Writing in The Hechinger Report (February 7, 2011), Jennifer Oldham addresses "The evolution of teaching evolution," explaining that, even in the face of persistent challenges and obstacles, "scientists and teachers are pushing to make evolution the backbone of biology lesson-plans from kindergarten through high school." Alluding to Michael B. Berkman and Eric Plutzer's recent column, she wrote, "They have their work cut out for them. A recent article in Science found that almost three out of four high school students will get no schooling in evolutionary biology, or a version 'fraught with misinformation.'"
Louise Mead — formerly Education Project Director at NCSE, now Education Director at the BEACON Center for the Study of Evolution in Action — explained, "there's been a realization that we have to address the misconceptions. There has been a renewed focus on how we teach evolution and renewed outreach." Cited were the University of California Museum of Paleontology's Understanding Evolution website, the BioKIDS curriculum developed at the University of Michigan, and the Evolution Readiness curriculum developed by the Concord Consortium.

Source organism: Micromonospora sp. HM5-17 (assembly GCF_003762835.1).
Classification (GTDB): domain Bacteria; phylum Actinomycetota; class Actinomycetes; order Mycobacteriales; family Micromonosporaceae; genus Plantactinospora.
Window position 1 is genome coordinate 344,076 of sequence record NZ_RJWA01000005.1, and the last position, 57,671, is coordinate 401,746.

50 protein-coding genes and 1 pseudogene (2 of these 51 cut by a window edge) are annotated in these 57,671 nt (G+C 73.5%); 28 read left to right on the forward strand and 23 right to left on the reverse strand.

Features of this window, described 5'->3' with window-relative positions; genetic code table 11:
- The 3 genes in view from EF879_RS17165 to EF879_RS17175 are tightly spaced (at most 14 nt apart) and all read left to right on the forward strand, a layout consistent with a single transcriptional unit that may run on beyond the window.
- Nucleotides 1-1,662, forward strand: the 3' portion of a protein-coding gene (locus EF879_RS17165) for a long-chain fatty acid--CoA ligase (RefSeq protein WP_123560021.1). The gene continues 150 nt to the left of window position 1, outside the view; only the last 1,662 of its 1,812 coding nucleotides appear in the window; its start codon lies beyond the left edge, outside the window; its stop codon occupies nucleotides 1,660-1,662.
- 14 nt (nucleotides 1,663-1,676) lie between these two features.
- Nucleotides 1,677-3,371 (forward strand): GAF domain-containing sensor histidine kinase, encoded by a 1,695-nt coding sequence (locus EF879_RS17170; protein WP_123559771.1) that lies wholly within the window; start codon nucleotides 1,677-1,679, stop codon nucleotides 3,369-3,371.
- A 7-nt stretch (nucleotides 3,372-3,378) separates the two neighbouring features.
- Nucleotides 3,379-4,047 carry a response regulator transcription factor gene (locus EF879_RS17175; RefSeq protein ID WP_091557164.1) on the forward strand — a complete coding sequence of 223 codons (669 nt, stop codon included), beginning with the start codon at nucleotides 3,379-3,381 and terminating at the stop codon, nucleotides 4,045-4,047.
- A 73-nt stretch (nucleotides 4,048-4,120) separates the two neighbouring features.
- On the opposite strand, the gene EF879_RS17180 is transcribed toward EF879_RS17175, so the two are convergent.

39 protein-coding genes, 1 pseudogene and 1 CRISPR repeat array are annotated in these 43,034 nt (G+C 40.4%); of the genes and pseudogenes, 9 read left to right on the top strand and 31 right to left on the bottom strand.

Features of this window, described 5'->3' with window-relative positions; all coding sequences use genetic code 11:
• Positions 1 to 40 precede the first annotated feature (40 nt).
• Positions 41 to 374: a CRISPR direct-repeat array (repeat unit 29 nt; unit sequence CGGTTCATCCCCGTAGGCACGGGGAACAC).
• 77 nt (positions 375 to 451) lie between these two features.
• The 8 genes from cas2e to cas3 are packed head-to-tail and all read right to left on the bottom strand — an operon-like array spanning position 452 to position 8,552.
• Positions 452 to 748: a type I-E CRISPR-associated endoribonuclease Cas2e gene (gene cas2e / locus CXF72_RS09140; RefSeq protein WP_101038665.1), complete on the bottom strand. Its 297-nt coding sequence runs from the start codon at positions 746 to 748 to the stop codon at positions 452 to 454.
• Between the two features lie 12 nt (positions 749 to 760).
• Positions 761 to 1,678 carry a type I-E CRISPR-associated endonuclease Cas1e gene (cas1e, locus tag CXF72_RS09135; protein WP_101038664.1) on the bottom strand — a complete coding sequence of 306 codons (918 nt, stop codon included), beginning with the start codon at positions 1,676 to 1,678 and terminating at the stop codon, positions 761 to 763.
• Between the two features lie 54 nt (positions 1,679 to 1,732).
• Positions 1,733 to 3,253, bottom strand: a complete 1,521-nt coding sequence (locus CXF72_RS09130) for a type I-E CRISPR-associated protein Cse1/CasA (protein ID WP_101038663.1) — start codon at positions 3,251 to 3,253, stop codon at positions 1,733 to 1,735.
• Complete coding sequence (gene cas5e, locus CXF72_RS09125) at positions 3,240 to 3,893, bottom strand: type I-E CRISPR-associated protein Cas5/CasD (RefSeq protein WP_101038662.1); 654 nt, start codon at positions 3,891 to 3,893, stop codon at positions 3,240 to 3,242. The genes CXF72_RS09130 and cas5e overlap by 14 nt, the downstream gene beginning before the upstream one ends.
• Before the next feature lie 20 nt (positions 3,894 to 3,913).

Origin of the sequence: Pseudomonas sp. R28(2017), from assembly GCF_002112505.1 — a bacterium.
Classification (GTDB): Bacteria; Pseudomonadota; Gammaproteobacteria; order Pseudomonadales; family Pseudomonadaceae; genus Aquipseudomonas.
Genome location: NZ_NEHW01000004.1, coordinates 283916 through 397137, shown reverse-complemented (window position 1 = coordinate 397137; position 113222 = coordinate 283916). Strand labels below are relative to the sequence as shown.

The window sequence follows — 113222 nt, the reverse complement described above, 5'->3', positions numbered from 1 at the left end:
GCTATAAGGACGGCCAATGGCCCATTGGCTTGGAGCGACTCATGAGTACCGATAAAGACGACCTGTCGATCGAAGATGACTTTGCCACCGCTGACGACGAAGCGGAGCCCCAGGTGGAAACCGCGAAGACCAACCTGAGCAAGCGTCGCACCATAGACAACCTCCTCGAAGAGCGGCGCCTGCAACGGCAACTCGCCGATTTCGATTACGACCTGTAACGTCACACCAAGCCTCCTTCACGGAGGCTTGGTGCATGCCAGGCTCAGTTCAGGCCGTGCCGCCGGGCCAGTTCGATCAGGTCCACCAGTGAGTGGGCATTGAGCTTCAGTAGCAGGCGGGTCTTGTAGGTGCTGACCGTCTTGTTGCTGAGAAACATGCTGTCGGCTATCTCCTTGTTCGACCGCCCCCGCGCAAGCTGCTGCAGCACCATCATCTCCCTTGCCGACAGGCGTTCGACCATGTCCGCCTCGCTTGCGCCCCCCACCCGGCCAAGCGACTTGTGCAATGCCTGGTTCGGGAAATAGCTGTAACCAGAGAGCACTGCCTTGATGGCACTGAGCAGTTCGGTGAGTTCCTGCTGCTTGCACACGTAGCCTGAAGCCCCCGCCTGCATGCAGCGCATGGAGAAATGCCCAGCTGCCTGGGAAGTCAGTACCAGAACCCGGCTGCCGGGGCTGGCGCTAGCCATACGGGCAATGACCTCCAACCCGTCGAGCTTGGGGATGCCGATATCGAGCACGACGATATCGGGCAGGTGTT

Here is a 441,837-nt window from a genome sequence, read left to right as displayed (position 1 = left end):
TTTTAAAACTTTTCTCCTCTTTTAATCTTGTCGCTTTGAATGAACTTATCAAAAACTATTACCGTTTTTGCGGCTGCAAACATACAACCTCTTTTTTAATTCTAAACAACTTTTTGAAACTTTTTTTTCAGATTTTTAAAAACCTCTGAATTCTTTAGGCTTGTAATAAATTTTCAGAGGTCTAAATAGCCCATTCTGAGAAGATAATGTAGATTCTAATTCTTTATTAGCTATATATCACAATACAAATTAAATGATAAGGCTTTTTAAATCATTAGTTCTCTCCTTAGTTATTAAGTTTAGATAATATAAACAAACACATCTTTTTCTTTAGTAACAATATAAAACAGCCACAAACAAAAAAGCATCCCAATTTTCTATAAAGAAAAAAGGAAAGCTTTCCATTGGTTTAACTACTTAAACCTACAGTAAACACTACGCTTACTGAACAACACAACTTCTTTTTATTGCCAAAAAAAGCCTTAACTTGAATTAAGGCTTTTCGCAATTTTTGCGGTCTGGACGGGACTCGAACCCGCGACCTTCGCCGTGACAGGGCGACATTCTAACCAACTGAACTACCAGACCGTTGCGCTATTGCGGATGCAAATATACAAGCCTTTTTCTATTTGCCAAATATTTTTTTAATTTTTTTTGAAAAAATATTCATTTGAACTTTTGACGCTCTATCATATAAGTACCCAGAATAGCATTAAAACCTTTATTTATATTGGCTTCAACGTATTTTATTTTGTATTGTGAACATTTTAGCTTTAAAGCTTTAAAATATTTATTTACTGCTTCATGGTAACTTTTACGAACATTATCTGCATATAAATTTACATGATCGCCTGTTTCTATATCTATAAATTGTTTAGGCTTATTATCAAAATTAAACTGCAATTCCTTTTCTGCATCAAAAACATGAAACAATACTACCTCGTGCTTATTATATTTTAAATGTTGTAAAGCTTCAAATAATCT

The hope is that such resources will give teachers the knowledge they need to have confidence in teaching evolution, Judy Scotchmoor of UCMP explained. Jeremy Mohn, a biology teacher in Kansas who teaches evolution, also urged the necessity of addressing the nonscientific concerns of students in presenting evolution, observing, "You don't have people in a chemistry classroom who have been raised to believe that the periodic table comes from the devil and that if they believe in it they are going to go to hell."